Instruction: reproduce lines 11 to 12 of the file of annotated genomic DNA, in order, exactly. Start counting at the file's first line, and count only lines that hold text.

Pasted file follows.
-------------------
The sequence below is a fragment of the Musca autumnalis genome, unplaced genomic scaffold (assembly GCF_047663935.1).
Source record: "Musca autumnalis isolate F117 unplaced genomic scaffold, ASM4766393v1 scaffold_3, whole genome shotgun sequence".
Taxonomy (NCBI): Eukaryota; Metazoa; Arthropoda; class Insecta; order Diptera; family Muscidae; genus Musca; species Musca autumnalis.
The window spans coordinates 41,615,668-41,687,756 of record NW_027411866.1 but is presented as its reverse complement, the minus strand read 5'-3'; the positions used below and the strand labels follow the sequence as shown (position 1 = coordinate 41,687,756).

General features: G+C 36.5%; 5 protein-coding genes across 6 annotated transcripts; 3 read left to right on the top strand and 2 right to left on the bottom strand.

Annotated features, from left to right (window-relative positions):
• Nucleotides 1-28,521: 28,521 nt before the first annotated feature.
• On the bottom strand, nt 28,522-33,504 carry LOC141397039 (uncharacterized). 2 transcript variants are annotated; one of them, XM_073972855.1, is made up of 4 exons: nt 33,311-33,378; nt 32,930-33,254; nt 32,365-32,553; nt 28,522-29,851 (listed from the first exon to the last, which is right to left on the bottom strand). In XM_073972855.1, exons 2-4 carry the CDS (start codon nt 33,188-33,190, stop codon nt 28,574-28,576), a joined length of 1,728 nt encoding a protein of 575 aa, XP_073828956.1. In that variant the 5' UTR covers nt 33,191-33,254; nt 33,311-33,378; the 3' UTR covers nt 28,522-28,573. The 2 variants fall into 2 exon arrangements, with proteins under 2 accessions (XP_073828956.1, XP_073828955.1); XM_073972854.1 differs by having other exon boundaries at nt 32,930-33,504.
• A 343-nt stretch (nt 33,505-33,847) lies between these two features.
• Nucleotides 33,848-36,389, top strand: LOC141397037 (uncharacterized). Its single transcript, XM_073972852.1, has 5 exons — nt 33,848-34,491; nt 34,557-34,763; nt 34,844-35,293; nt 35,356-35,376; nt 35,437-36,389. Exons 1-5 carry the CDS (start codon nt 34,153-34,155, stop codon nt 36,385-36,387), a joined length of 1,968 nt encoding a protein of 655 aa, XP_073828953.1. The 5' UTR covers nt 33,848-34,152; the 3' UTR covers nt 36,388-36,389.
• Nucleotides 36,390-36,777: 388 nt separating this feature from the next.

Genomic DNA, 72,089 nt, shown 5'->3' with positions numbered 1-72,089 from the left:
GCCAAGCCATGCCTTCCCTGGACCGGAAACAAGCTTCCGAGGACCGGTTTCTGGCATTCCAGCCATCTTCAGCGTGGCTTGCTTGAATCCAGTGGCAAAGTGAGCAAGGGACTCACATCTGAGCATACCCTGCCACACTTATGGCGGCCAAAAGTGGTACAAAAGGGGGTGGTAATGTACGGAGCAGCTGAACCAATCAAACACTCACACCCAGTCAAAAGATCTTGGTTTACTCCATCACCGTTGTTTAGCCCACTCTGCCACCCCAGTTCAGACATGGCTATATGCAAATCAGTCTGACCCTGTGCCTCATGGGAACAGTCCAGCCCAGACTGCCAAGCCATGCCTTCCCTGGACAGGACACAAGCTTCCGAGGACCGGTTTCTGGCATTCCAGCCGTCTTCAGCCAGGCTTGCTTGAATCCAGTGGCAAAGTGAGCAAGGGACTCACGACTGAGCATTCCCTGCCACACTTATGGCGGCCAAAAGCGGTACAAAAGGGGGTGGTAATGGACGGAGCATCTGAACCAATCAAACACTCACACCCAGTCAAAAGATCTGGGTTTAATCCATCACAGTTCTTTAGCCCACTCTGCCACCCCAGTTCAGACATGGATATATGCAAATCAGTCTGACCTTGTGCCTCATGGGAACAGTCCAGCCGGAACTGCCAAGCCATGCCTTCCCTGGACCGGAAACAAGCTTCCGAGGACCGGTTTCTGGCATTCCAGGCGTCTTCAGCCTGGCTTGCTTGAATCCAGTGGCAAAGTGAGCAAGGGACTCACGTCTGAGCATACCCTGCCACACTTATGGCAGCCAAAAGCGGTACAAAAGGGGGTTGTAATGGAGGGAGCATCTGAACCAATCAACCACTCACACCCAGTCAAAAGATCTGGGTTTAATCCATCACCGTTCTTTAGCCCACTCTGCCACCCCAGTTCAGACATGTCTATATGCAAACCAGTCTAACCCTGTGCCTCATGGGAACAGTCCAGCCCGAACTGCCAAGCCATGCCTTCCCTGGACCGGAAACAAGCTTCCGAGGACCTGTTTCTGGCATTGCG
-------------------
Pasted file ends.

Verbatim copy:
• Nucleotides 36,390-36,777: 388 nt separating this feature from the next.

Genomic DNA, 72,089 nt, shown 5'->3' with positions numbered 1-72,089 from the left: